Danmaku Unlimited 3 doesn't really feel like a shoot-'em-up to me. Which is an odd thing to say given that it looks every inch the quintessential Japanese bullet-hell shmup.

Buy it occurred to me as I scythed my way through another wave of enemies that I was doing precious little shooting, in the traditional sense. Sure, my spaceship was spewing a constant stream of electric death, but that funnelled out in the kind of wide-covering, semi-homing fashion usually reserved for a limited-used special.

If anything, Danmaku Unlimited 3 is a dodge-'em-up. And that distinction is why it remains interesting despite having changed little from the previous entry.

Danmaku me come down there

Of course, this won't be news to players of the earlier mobile Danmaku games. This is a series that has always place the emphasis on your little ship's precision dance around complex patterns of neon bullets.

What looks like an impossible situation rarely is, as most of your tubby fighter is impervious to damage - it's only the little glowing core that needs to be kept away from harm.

As such, each run becomes like the most intricate line-drawing game you've ever played, as you sketch a route through the slow-moving balls and shards of energy.

Bullet sponge

Another neat twist is in the way those bullets change purpose the minute the enemy that fired them snuffs it (at least in Spirit mode). All of a sudden, pink bullets become blue collectibles, which power up your super (or Trance) attack meter.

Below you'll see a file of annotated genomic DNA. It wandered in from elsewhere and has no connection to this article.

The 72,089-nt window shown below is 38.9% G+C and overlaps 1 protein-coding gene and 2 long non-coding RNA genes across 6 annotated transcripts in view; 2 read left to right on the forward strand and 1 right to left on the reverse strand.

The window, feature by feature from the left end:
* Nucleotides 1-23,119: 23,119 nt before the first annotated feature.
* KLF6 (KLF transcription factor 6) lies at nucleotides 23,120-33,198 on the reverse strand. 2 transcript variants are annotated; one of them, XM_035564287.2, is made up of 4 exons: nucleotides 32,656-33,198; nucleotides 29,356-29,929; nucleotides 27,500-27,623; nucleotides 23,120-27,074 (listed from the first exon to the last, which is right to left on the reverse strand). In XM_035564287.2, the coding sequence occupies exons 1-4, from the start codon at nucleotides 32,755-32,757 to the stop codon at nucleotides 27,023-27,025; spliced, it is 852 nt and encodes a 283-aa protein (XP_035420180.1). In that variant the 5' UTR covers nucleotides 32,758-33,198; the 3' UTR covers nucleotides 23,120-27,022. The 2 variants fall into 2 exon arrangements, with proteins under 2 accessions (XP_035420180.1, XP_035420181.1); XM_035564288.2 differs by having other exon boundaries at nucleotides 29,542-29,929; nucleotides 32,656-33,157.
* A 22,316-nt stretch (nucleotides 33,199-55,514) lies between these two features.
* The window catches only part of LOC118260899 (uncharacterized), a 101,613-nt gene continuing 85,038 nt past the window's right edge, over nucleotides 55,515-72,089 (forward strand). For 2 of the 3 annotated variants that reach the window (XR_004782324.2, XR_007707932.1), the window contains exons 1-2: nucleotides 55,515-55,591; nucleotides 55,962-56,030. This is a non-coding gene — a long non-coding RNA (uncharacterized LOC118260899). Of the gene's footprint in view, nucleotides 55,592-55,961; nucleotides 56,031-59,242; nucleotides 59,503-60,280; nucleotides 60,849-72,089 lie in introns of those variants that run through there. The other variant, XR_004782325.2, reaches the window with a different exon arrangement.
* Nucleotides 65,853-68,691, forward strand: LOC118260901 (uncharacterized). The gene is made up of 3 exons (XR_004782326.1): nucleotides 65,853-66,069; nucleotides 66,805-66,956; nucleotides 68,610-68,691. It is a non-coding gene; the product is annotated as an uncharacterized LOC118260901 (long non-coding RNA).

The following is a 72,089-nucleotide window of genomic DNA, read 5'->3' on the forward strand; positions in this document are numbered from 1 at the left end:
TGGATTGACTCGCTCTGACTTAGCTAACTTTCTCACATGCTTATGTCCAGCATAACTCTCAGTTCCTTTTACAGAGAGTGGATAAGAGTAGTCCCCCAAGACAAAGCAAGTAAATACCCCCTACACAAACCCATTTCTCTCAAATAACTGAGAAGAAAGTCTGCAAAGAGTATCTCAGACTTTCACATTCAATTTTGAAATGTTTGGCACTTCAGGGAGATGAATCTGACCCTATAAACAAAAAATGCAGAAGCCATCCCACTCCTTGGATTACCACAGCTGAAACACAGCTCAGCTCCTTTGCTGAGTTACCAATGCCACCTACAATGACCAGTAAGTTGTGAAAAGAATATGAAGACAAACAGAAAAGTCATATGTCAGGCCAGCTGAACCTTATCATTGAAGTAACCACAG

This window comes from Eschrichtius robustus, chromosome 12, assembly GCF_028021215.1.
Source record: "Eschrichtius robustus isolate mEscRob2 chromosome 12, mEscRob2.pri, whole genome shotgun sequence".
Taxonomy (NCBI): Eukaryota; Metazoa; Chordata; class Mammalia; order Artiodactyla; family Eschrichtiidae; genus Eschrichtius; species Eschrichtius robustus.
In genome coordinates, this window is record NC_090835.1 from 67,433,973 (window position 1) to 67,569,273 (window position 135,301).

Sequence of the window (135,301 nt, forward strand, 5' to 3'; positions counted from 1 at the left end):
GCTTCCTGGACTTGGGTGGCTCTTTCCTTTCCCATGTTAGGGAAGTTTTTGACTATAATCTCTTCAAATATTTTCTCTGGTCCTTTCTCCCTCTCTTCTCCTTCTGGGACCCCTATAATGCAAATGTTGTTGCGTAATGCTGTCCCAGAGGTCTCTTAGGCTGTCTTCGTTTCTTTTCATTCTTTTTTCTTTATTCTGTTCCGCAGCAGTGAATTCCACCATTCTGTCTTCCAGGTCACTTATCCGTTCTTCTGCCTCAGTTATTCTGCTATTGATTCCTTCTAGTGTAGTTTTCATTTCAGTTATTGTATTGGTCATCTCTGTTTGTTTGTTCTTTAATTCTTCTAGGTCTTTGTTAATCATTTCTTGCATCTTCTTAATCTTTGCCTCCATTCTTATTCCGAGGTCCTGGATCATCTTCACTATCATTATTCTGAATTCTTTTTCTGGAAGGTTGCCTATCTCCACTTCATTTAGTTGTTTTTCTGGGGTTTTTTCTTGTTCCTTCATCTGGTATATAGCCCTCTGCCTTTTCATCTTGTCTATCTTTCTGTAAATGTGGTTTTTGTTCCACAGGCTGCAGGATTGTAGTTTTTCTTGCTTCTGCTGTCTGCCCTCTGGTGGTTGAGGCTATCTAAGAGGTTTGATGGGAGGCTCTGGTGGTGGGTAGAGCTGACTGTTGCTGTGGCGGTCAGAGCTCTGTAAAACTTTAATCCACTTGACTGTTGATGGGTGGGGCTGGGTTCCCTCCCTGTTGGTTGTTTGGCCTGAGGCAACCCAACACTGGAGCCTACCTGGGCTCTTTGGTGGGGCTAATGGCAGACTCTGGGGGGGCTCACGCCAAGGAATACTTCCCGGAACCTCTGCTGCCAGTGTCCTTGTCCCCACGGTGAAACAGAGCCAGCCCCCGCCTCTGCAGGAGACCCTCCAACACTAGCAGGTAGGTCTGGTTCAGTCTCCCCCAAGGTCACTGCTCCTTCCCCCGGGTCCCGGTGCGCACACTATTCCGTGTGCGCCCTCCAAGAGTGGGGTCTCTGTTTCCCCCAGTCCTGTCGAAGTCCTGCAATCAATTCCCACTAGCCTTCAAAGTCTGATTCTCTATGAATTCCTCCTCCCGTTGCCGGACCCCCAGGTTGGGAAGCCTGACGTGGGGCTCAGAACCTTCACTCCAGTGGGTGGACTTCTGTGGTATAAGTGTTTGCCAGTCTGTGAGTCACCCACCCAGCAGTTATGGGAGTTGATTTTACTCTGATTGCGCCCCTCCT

Then there's the Graze system, which rewards you for skimming extremely close to bullets.

There are two ways to play the game depending on how much of a glutton for punishment you are. Sprit mode gives you more automated defences and the aforementioned bullet-neutering effect for killing enemies, while Graze mode places more control in your hand while giving you more to dodge.

Neither is what you'd call 'easy' though, despite what the game might tell you.

Hit and bliss

Danmaku Unlimited 3's appeal, from its ethereal, almost meditative gameplay to its eyeball-assaulting visual, remains from the previous titles. So do its downsides.

It still lacks the distinctive elements that give other shooters a sense of variety. There are no distinct set pieces or collectible weapons, and levels tend to bleed into one another. It's just one long assault on the eyes and forefinger.

But if you can give yourself over to that repetition, Danmaku Unlimited 3 can become quite hypnotic and almost peaceful. Like I said, it's not your average shoot-'em-up.